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David Copperfield by Charles Dickens

From AudioFile magazine:
At 34 hours in length, this is quite a tome, but there’s no one better qualified than Simon Vance to lead us through this audio journey. He parses the author’s long sentences well, pausing sufficiently to make the details easy to follow while still maintaining a quick enough pace to keep the story going. Most enjoyable is his voicing of the myriad characters who appear in the narrative—and characters they certainly are. Vance times their occasionally hilarious exchanges especially well. All of this is delivered in a manner that suggests that Vance revels in Dickens’s prose and sly humor, and the listener cannot help but revel along with him. Three cheers for Vance—and not the least for his stamina! A.E.B. Winner of AudioFile Earphones Award © AudioFile 2009

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Kushiel’s Scion by Jacqueline Carey

kushiel's_scion_240x317From AudioFile Magazine:
Imriel was once a pirates’ slave. It’s no wonder that he’s sometimes unpredictable and seemingly lost in a dark place—but he’s always loyal to the few he calls friends. During his sojourns, he studies at university and then travels to a friend’s wedding, ending up in a city under siege. There he fights for his life in an army led by a friend who has been possessed by the spirit of a dead general. In the hands of Simon Vance, this long book never lags. He’s adept at creating characters that quickly become familiar. His narrative voice is intimate and confiding. During the long preparation for the sustained siege, Vance keeps the action fresh and steady. J.E.M. Winner of AudioFile Earphones Award © AudioFile 2009

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Narcissus and Goldmund by Hermann Hesse

narcissus_goldmund_175x175From AudioFile Magazine:
Set in medieval Germany, this much-lauded 1930 novel contrasts its hero, the mercurial wandering artist Goldmund, with his great friend, Narcissus, an Apollonian intellectual and priest. The former meanders through medieval Germany, womanizing and striving to discover the meaning of his wayward life, while the latter dedicates his life to science and contemplation. Despite the many violent and emotional occurrences limned herein, narrator Simon Vance adopts a gentle tone, beautifully suggesting the mystical, poetic, and arcane nature of the parable-like story. This he retains throughout while still doing ample justice to the passages of drama, pathos, and humor. A neat trick and one that enhances every passage of this excellent translation. Y.R. Winner of AudioFile Earphones Award © AudioFile 2009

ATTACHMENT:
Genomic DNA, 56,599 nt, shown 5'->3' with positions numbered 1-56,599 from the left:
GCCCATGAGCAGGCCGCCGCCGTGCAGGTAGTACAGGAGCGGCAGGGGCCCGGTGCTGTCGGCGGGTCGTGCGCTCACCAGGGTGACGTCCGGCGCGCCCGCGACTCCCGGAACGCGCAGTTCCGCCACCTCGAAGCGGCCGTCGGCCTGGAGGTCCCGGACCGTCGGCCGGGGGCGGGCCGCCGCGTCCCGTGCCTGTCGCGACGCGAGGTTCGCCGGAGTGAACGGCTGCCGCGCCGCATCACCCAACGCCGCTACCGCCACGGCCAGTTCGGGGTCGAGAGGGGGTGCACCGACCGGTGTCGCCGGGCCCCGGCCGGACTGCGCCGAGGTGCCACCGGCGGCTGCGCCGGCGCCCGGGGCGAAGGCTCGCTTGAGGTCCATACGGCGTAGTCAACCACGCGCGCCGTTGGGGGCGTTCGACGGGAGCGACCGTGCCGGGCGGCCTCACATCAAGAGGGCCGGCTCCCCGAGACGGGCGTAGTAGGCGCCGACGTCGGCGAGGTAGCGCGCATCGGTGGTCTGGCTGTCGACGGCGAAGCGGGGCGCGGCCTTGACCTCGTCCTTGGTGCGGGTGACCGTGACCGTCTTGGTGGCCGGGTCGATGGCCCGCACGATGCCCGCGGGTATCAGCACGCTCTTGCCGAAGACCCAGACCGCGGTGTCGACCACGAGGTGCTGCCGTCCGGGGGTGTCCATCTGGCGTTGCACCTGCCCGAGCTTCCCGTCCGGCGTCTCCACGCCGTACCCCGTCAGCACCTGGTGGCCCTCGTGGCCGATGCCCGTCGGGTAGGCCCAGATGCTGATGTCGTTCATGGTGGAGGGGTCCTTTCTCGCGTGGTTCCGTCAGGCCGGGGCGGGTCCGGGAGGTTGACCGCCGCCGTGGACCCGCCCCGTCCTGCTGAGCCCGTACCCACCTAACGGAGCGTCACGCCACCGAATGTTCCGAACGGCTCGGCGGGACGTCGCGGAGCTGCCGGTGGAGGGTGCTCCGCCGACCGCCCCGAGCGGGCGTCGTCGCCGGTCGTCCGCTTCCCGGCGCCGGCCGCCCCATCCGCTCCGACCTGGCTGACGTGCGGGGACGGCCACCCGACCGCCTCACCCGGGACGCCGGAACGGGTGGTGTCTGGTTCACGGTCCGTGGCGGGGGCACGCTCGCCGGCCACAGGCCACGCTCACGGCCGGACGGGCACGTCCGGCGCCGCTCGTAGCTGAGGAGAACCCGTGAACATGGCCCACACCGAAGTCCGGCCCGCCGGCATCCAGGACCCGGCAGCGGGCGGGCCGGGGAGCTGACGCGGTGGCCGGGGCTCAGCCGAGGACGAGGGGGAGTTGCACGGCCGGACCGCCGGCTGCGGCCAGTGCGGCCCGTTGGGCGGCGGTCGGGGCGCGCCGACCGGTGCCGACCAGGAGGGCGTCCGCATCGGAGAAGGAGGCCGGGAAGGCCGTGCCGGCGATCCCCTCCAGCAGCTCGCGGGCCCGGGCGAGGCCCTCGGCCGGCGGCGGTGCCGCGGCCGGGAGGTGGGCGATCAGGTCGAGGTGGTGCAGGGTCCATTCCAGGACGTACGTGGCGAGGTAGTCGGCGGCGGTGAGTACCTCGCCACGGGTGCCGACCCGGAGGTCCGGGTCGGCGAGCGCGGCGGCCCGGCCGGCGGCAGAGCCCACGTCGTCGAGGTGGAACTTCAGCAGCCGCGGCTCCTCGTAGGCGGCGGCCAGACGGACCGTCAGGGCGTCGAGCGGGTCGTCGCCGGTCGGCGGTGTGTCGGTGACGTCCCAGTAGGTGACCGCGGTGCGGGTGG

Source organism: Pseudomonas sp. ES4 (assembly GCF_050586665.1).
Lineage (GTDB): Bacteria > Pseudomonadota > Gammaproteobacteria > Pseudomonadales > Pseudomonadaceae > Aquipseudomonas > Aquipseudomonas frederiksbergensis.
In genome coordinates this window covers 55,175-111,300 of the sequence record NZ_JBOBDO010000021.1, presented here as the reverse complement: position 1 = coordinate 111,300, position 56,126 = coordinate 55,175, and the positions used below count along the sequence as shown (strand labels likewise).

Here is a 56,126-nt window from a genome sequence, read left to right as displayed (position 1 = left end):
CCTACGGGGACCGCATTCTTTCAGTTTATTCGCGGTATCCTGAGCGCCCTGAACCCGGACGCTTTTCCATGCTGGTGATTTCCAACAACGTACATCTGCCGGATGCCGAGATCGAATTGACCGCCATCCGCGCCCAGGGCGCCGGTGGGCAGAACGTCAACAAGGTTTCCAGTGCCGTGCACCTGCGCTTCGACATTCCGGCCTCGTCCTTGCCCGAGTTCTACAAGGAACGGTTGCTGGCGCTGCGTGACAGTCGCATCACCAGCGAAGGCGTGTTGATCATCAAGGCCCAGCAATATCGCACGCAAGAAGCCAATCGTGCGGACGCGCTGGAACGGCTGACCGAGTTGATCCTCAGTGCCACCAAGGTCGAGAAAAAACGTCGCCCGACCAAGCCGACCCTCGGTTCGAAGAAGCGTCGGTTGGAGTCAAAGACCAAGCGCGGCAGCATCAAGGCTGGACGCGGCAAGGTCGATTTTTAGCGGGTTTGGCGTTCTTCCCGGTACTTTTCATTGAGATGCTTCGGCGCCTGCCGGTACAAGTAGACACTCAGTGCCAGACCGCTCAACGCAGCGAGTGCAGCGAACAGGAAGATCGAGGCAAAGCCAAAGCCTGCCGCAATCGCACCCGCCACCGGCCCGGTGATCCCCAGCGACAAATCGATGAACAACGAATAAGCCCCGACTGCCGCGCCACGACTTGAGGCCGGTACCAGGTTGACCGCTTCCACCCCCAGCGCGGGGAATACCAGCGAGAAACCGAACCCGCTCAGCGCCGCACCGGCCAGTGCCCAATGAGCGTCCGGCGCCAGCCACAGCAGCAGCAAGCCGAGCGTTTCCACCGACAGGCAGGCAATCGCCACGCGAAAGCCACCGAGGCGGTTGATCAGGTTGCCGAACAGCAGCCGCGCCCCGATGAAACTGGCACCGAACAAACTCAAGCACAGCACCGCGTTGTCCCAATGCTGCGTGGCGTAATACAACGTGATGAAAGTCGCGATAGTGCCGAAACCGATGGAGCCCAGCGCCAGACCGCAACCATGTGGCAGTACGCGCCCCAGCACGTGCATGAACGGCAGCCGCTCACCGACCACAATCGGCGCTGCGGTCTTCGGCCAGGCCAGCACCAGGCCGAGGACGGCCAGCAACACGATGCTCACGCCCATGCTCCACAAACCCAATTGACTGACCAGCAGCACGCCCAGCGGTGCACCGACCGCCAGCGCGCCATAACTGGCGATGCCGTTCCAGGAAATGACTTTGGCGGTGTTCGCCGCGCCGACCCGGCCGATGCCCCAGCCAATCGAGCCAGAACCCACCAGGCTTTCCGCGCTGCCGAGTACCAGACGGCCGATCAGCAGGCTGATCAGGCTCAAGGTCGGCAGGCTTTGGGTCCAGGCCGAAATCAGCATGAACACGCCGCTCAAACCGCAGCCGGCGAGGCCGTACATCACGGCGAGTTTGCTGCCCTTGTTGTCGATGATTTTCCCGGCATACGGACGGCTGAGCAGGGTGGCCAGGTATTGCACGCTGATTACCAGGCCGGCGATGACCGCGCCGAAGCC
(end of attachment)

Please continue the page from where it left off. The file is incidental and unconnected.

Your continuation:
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The Girl Who Played With Fire by Stieg Larsson

From AudioFile magazine:
Fair warning: Once begun, you will not be able to stop listening to this audiobook. So prepare to spend a lot of sleepless time with fabulous narrator Simon Vance and amazing Swedish writer Stieg Larsson. This sequel to Larsson’s critically acclaimed bestseller, THE GIRL WITH THE DRAGON TATTOO, which Vance also narrated, reunites us with Lisbeth Salander—asocial genius and hacker—and Mikael Blomkvist—publisher of a national newsmagazine. Just as the magazine is about to publish a name-dropping exposé on sex trafficking, its authors are murdered. Lisbeth’s fingerprints are on the murder weapon. Vance’s reading of the breathless plot is faultless. The narrative is warm and enticing; the violence quick and crisp; the characters informatively voiced and unmistakable. Go ahead: listen. Who needs sleep? A.C.S. Winner of AudioFile Earphones Award © AudioFile 2009

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The Suspicions of Mr. Whicher by Kate Summerscale

suspicions_mr_whicher_510x680From AudioFile Magazine:
The art of detection was in its infancy when the murder of 3-year-old Saville Kent rocked Britain’s sensibilities. The child’s body was found on the family’s estate, stuffed down the servants’ outdoor privy. It was a week before DI Jack Whicher of Scotland Yard was called in to investigate. Summerscale uses excerpts from popular Victorian detective fiction as examples of the period, and Simon Vance inhabits each new voice with gusto and originality. He expertly conveys British attitudes toward criminality and class distinction, and when Whicher names his prime suspect, Vance makes listeners feel Whicher’s disappointment and subsequent disgrace as the media and the courts turn against him. The audiobook includes a house plan a family tree, and a chart listing the large cast of characters. Artful, suspenseful, and worthwhile listening. S.J.H. Winner of AudioFile Earphones Award © AudioFile 2009

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Stone’s Fall by Iain Pears

From AudioFile Magazine:
Iain Pears unravels the story of an English arms supplier whose mysterious death (and mysterious wife) intersect with twentieth-century history. This lengthy story proceeds in a backwards chronology, starting in England in 1909 (after a prologue set in the 1950s), moving to Paris in the 1890s, and then to Venice in 1867. Like an audio tag team, John Lee, Simon Vance, and Roy Dotrice share the microphone, each doing an impeccable job with accents and narrative turns. Lee starts in London, Dotrice performs the Paris segment, and Vance completes the final hours in Venice. Each segment can stand alone as solid storytelling, but combined they create a trifecta that’s mesmerizing, carefully plotted, and packed with fascinating historic details. R.W.S. Winner of AudioFile Earphones Award © AudioFile 2009, Portland, Maine [Published: JUNE 2009]

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